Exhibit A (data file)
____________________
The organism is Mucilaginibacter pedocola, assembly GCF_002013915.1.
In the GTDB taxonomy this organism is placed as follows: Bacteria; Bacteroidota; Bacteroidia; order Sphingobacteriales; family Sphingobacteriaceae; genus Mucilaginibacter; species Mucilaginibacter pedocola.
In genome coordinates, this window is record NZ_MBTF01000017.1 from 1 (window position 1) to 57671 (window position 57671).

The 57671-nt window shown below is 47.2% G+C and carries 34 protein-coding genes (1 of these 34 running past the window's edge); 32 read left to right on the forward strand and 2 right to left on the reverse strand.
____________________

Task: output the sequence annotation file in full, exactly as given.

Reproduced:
The organism is Mucilaginibacter pedocola, assembly GCF_002013915.1.
In the GTDB taxonomy this organism is placed as follows: Bacteria; Bacteroidota; Bacteroidia; order Sphingobacteriales; family Sphingobacteriaceae; genus Mucilaginibacter; species Mucilaginibacter pedocola.
In genome coordinates, this window is record NZ_MBTF01000017.1 from 1 (window position 1) to 57671 (window position 57671).

The 57671-nt window shown below is 47.2% G+C and carries 34 protein-coding genes (1 of these 34 running past the window's edge); 32 read left to right on the forward strand and 2 right to left on the reverse strand.